Open Access Enhancing the Adhesion of Hematopoietic Precursor Cell Integrins With Hydrogen Peroxide Increases Recruitment Within Murine Gut

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Hematopoietic stem cells (HSCs) migrate to injury sites and aid in tissue repair. However, clinical success is poor and is partially due to limited HSC recruitment. We hypothesized that HSC pretreatment with H2O2 would enhance their recruitment to injured gut. As HSCs are rare cells, the number of primary cells obtained from donors is often inadequate for functional experiments. To circumvent this, in this study we utilized a functionally relevant cell line, HPC-7. Anesthetized mice were subjected to intestinal ischemia-reperfusion (IR) injury, and HPC-7 recruitment was examined intravitally. Adhesion to endothelial cells (ECs), injured gut sections, and ICAM-1/VCAM-1 protein were also quantitated in vitro. H2O2 pretreatment significantly enhanced HPC-7 recruitment to injured gut in vivo. A concomitant reduction in pulmonary adhesion was also observed. Enhanced adhesion was also observed in all in vitro models. Increased clustering of α4 and β2 integrins, F-actin polymerization, and filopodia formation were observed in pretreated HPC-7s. Importantly, H2O2 did not reduce HPC-7 viability or proliferative ability. HPC-7 recruitment to injured gut can be modulated by H2O2 pretreatment. This may be through increasing the affinity or avidity of surface integrins that mediate HPC-7 homing to injured sites or through stimulating the migratory apparatus. Strategies that enhance hematopoietic stem/progenitor cell recruitment may ultimately affect their therapeutic efficacy.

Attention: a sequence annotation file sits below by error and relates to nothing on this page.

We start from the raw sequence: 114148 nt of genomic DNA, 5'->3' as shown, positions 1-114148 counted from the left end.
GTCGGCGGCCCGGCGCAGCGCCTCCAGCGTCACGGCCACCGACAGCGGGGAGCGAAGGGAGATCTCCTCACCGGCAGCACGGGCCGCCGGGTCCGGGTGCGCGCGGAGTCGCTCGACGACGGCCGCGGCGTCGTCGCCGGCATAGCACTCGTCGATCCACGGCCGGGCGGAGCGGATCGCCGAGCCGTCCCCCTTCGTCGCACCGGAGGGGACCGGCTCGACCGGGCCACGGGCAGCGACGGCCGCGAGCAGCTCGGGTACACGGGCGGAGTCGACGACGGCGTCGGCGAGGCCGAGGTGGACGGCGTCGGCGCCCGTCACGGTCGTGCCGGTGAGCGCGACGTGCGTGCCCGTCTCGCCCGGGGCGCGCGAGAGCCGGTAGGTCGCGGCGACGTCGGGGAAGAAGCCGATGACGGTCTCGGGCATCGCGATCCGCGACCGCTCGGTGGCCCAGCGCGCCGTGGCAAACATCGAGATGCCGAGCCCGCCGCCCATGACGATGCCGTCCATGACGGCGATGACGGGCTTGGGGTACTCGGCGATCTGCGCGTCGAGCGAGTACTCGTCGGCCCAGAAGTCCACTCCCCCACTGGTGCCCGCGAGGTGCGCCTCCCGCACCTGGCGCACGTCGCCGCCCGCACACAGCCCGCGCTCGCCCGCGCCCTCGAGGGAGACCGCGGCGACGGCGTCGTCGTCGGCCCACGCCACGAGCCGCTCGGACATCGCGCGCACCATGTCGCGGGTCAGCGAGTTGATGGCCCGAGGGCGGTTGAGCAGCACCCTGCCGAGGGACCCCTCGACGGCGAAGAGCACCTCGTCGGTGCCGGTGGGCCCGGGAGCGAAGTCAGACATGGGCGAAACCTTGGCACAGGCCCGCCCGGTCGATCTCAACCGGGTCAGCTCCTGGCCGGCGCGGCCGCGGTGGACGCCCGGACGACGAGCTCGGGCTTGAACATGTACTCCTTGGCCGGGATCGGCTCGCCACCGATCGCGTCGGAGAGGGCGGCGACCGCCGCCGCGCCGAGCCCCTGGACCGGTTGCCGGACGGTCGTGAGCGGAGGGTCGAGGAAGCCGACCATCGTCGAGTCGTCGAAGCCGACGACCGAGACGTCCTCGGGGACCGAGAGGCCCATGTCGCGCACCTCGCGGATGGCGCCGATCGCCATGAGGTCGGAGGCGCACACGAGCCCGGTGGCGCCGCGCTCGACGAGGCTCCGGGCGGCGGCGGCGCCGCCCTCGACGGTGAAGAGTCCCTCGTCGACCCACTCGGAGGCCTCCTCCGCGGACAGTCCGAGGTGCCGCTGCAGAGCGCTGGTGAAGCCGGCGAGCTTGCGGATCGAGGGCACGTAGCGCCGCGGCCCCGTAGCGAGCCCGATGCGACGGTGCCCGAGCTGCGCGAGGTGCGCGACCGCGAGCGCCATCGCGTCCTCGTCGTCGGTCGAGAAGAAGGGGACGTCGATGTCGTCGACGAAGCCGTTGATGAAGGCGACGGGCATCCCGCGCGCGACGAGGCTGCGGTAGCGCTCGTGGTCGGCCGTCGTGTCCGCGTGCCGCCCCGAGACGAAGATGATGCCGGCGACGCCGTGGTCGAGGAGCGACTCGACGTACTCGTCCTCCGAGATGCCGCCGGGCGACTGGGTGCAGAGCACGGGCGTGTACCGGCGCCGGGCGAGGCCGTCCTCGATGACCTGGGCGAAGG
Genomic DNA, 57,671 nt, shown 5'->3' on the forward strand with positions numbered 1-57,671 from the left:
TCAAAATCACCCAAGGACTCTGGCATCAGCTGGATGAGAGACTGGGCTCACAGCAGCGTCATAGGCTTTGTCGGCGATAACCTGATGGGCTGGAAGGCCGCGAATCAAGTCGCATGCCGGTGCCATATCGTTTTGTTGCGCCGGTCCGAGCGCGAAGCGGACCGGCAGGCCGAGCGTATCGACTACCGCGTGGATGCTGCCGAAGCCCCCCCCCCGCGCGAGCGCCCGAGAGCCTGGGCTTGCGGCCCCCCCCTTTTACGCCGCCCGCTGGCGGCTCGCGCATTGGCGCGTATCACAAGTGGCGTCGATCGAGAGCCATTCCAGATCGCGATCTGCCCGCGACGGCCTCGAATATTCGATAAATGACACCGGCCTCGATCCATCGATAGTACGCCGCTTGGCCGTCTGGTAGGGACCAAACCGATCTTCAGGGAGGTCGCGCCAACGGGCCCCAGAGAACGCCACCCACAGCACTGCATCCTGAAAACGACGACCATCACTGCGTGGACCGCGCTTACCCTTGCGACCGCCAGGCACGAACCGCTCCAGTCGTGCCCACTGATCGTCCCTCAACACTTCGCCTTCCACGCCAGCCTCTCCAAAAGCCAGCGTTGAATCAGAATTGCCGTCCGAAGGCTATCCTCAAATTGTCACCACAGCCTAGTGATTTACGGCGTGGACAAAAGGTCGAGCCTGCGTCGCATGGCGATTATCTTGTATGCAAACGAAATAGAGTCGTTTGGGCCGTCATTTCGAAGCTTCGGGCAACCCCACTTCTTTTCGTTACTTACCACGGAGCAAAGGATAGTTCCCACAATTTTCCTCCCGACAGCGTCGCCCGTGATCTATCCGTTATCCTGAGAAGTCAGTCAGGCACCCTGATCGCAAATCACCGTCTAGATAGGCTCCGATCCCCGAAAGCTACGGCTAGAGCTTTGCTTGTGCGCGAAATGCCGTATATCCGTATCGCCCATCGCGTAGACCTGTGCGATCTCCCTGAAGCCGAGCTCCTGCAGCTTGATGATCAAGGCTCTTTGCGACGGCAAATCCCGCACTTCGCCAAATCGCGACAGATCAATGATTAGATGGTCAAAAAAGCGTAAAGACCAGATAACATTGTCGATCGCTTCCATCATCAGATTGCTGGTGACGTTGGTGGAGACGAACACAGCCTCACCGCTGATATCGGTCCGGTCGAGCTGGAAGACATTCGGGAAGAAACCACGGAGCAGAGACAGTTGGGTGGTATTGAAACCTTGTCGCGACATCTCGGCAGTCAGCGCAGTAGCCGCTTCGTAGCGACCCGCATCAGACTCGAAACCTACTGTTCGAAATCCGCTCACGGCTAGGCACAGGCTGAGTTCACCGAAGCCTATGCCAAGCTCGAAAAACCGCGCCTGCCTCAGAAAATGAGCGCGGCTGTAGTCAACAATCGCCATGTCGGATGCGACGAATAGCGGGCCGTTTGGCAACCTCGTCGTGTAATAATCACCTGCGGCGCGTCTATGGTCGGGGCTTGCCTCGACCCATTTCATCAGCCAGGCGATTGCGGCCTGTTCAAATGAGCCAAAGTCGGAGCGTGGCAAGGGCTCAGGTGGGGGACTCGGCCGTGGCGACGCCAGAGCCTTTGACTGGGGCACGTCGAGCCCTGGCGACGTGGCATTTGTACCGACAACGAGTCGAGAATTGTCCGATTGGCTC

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  • Cell Transplantation publishes original, peer-reviewed research and review articles on the subject of cell transplantation and its application to human diseases. To ensure high-quality contributions from all areas of transplantation, separate section editors and editorial boards have been established. Articles deal with a wide range of topics including physiological, medical, preclinical, tissue engineering, and device-oriented aspects of transplantation of nervous system, endocrine, growth factor-secreting, bone marrow, epithelial, endothelial, and genetically engineered cells, among others. Basic clinical studies and immunological research papers are also featured. To provide complete coverage of this revolutionary field, Cell Transplantation will report on relevant technological advances, and ethical and regulatory considerations of cell transplants. Cell Transplantation is now an Open Access journal starting with volume 18 in 2009, and therefore there will be an inexpensive publication charge, which is dependent on the number of pages, in addition to the charge for color figures. This will allow work to be disseminated to a wider audience and also entitle the corresponding author to a free PDF, as well as prepublication of an unedited version of the manuscript.
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